Variant of a song attributed to Yosele Kolodny (killed by the Nazis, 1942).

Illustration of musical notes from the books


The Rebbe stands up from the table
gives a sign to the gabbai Shepsl,
and the Hasidim cheerful and fresh,
after their prodigious drink.
A tune is struck, oh, a tune
with ecstatic fervor.
Everyone sings, everyone dances,
as they all are able.

Who is worrying now, who is filled with care,
all downheartedness is gone.
When you are at the Rebbe’s place,
God will soon give…
who is there to be afraid of?

The Hasidim sing, the Hasidim leap,
braiding themselves into a line;
passing by a bit at a time,
lifting their feet
in a truly impressive dance.

Their faces framed with peyes, beards and fur hats,
their legs in socks and slippers,
they dance on and on,
bursting into song, they keep going
and clapping their hands
ay-ay-ay, ay-ay-ay,
and clapping their hands.

Reb Borukhl stands up,
to heck with the poverty in the house.
He has troubles without end,
better not to ask.
He has seven daughters,
not one of them is married.
And if a bridegroom doesn’t show up,
they’ll all keep getting older.

Der rebe shtelt zikh oyf baym tish,
Git a vunk tsum gabe Shepsl
Un di khasidimlekh munter, frish,
Nokh dem vazhnem shnepsl.
Men derlangt a nign, oy, a nign
Mit hislayvesdikn bren.
Ale zingen, ale tantsn,
Vi yeder eyner ken.

Ver dayget itst, ver zorgt den itst,
S’avek di more-shkhoyre.
Az men zitst baym rebn,
lz got vet shoyn gebn. . .
Far vemen hot men moyre?

Khasidimlekh zingen, khasidimlekh shpringen,
Me flekht zikh arayn in a krentsl;
Begilufnkid tsu bislekh,
Heybn mit di fislekh,
Gor a vazhne tentsl.

Di penimlekh bapeyete, baberdlte, bashtraymlte,
Di fiselekh in zokn un in latshn.
Tantsn zey farhayete,
Tsezungene, farshmayete,
Un di hentlekh patshn.
Ay-ay-ay, ay-ay-ay,
Un di hentlekh patshn.

Shtelt zikh oyf reb Borukhl,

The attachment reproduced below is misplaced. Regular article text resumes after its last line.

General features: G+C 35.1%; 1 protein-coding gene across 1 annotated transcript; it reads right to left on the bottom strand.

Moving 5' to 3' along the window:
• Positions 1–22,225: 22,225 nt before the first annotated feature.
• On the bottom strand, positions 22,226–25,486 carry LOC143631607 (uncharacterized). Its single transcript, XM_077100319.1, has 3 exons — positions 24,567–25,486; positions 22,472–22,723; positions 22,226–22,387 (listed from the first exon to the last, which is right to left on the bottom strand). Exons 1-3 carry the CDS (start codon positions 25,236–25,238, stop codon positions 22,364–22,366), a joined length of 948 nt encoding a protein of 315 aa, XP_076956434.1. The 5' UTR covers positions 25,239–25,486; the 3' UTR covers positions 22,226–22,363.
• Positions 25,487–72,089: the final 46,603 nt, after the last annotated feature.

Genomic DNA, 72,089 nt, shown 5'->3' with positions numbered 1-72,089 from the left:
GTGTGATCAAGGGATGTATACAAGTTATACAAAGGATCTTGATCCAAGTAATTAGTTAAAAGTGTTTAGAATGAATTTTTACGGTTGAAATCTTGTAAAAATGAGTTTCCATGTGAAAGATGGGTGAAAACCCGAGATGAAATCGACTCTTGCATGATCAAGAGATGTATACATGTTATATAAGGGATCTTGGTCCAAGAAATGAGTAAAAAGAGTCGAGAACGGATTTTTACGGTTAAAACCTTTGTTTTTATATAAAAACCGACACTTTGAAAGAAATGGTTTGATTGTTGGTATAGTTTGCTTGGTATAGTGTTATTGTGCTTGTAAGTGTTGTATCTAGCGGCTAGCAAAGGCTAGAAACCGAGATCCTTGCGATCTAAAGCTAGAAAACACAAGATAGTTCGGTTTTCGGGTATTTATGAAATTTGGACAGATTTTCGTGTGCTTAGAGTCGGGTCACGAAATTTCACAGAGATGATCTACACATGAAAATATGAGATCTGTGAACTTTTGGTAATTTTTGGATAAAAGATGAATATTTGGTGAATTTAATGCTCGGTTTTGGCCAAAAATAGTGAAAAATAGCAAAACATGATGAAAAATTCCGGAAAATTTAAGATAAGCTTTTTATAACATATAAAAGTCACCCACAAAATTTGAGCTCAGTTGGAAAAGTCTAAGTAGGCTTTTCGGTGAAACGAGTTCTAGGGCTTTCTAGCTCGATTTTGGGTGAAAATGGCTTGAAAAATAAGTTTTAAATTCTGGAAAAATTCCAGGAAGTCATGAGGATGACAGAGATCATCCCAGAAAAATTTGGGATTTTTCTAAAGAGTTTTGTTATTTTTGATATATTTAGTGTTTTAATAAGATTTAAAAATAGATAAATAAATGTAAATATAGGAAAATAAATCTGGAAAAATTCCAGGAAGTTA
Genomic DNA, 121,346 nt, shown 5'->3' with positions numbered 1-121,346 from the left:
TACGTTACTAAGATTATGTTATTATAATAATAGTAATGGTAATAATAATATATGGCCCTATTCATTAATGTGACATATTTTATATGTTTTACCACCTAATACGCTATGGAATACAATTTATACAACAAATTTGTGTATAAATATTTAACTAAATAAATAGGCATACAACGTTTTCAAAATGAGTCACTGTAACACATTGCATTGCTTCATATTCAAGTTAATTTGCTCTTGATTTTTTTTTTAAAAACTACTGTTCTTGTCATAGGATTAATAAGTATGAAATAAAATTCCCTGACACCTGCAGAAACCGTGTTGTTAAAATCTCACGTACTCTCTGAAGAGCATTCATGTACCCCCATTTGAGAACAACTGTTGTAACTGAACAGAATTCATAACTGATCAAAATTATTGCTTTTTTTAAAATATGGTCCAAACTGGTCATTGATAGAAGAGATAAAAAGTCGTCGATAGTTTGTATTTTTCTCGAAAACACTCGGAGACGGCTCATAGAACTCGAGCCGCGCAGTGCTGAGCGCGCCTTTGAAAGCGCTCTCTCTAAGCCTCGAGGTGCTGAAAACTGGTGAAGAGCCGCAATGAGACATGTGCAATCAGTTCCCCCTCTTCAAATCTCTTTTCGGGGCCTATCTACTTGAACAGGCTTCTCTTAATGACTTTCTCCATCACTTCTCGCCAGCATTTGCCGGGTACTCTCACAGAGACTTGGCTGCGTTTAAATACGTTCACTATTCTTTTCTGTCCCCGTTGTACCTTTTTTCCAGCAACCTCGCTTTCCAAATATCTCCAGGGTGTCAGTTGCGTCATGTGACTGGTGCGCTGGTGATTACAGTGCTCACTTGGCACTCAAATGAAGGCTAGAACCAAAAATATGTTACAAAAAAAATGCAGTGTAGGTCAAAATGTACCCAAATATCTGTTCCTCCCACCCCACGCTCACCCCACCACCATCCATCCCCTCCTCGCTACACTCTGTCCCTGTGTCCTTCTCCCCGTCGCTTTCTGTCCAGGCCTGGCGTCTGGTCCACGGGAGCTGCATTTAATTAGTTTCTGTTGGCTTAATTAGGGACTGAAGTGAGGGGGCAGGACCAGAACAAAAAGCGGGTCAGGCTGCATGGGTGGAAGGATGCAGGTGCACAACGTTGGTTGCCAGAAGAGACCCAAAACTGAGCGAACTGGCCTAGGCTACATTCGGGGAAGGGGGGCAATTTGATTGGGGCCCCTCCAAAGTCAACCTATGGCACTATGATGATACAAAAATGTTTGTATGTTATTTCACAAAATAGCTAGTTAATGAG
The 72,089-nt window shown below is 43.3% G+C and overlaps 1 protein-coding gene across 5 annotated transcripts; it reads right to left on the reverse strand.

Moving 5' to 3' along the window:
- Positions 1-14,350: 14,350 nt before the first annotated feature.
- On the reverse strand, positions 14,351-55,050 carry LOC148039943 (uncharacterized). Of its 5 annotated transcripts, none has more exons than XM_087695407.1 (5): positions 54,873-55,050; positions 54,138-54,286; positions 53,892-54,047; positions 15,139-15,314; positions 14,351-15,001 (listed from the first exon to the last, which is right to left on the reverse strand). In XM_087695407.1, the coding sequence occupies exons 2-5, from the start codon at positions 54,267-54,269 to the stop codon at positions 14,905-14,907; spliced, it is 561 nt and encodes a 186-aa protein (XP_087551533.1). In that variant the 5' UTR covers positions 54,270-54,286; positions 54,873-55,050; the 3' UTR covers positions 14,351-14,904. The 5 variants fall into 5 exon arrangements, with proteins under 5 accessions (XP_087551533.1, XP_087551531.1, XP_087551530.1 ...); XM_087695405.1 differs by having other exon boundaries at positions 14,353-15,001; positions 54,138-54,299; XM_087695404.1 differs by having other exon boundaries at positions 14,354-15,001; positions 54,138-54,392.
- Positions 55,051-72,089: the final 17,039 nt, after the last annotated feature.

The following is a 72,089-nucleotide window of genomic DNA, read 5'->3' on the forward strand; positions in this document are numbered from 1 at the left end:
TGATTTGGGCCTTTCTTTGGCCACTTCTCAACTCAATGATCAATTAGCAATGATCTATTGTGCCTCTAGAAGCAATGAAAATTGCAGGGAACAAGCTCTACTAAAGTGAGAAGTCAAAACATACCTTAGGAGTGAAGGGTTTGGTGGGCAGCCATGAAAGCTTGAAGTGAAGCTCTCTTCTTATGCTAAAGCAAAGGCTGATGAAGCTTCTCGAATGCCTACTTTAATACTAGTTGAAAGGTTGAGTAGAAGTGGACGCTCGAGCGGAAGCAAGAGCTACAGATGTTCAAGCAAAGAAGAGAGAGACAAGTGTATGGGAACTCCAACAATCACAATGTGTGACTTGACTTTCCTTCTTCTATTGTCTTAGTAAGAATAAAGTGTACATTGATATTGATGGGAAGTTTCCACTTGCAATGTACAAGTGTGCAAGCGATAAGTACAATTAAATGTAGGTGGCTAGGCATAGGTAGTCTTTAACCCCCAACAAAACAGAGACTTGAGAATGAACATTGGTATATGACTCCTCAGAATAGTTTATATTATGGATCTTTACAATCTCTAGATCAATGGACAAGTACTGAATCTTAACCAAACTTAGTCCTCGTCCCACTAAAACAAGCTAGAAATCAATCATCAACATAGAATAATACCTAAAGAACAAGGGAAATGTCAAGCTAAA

In shtub es fayft der dales.
Tsores hot er on a shir,
Fregt shoyn nit keyn shayles.
Hobn hot er zibn tekhter —
Keyn eyne nit keyn kale.
Un az es kumt nit der basherter,
Eltern zey zikh ale.

– דער רבי שטעלט זיך אױף בײַם טיש,
גיט אַ װונק צום גבאי שעפּסל,
און די חסידימלעך מונטער, פֿריש,
נאָך דעם װאַזשנעם שנעפּסל.
מען דערלאַנגט אַ ניגון
מיט התלהבֿותדיקן ברען.
אַלע זינגען, אַלע טאַנצן,
װי יעדער אײנער קען.

װער דאגהט איצט, װער זאָרגט דען איצט,
ס’אַװעק די מרה-שחורה.
אַז מען זיצט בײַם רבין,
איז גאָט װעט שױן געבן. . .
פֿאַר װעמען האָט מען מורא?

חסידימלעך זינגען, חסידימלעך שפּרינגען,
מען פֿלעכט זיך אַרײַן אין אַ קרענצל;
בגילופֿנדיק צו ביסלעך, י
הײבן מיט די פֿיסלעך,
גאָר א װאַזשנע טענצל.

די פּנימלעך באַפּאהטע, באַבערדלטע, באַשטרײַמלטע,
די פֿיסעלעך אין זאָקן און אין לאַטשן,
טאַנצן זי פֿאַרהײַעטע, צעזונגענע, פֿאַרשמײַעטע,
און די הענטלעך פֿאַטשן .
אײַ–אײַ–אײַ, אײַ–אײַ–אײַ,
און די הענטלעך פּאַטשן.

שטעלט זיך אױף ר׳ ברוכל,
אין שמוב עס פֿײַפֿט דער דלות.
צרות האָט ער אַן אַ שיעור,
פֿרעגט שױן ניט קײן שאלות.
האָבן האָט ער זיבן טעכטער —
קײן אײנע ניט קײן כּלה,
און אַז עס קומט ניט דער באַשערטער––
עלטערן זײ זיך אַלע.

Song Title: Khasidimlekh

Composer: Yosele Kolodny
Composer’s Yiddish Name: יאָסעלע קאָלאָדני
Lyricist: Yosele Kolodny
Lyricist’s Yiddish Name: יאָסעלע קאָלאָדני
Time Period:20th century

This Song is Part of a Collection

Mir Trogn Song Book Cover with Illustrations

Mir Trogn A Gezang: Favorite Yiddish Songs

First published in 1972, Mir Trogn A Gezang: Favorite Yiddish Songs was reprinted six more times (in 1977, 1982, 1985, 1987, 1988, 2000) due to popular demand. The songs in this anthology represent a sampling of beloved folk and well-known Yiddish songs, many of which are scattered in various song collections; some appear in very rare and inaccessible collections; and some were never before published. Folk songs comprise about a third of this volume and were selected mainly on the basis of popularity and sometimes for their historic significance. Needless to say, they are only representative of the vast, rich treasure of Yiddish folk material. The selection was made not only on the basis of personal preference, but in the knowledge they are favorites of many who sing these songs. Most of the songs represent the repertoire that was sung at Yiddish summer camps, May 1st demonstrations and at social gatherings. Many songs were introduced to American Jewry by Jewish immigrants who came to the United States after World War II, for whom these songs had been favorites in Poland and other East European communities destroyed by the Nazis.

Browse the Collection
Enter your email to download free sheet music for ​Khasidimlekh